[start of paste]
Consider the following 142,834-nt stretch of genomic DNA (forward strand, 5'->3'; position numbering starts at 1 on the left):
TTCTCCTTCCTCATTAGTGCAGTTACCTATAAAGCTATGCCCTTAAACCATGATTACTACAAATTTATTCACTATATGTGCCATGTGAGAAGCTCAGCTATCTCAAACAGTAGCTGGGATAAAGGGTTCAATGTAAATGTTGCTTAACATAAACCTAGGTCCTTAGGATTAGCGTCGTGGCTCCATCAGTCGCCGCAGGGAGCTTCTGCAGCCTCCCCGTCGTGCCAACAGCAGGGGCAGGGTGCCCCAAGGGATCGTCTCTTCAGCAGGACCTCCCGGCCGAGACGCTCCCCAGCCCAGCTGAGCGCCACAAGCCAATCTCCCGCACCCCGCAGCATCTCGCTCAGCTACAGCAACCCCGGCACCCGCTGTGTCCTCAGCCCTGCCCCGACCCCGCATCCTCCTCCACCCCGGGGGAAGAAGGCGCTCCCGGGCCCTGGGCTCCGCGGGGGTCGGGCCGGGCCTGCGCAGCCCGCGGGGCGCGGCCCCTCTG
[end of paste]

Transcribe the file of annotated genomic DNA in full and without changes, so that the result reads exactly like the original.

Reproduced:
Consider the following 142,834-nt stretch of genomic DNA (forward strand, 5'->3'; position numbering starts at 1 on the left):
TTCTCCTTCCTCATTAGTGCAGTTACCTATAAAGCTATGCCCTTAAACCATGATTACTACAAATTTATTCACTATATGTGCCATGTGAGAAGCTCAGCTATCTCAAACAGTAGCTGGGATAAAGGGTTCAATGTAAATGTTGCTTAACATAAACCTAGGTCCTTAGGATTAGCGTCGTGGCTCCATCAGTCGCCGCAGGGAGCTTCTGCAGCCTCCCCGTCGTGCCAACAGCAGGGGCAGGGTGCCCCAAGGGATCGTCTCTTCAGCAGGACCTCCCGGCCGAGACGCTCCCCAGCCCAGCTGAGCGCCACAAGCCAATCTCCCGCACCCCGCAGCATCTCGCTCAGCTACAGCAACCCCGGCACCCGCTGTGTCCTCAGCCCTGCCCCGACCCCGCATCCTCCTCCACCCCGGGGGAAGAAGGCGCTCCCGGGCCCTGGGCTCCGCGGGGGTCGGGCCGGGCCTGCGCAGCCCGCGGGGCGCGGCCCCTCTG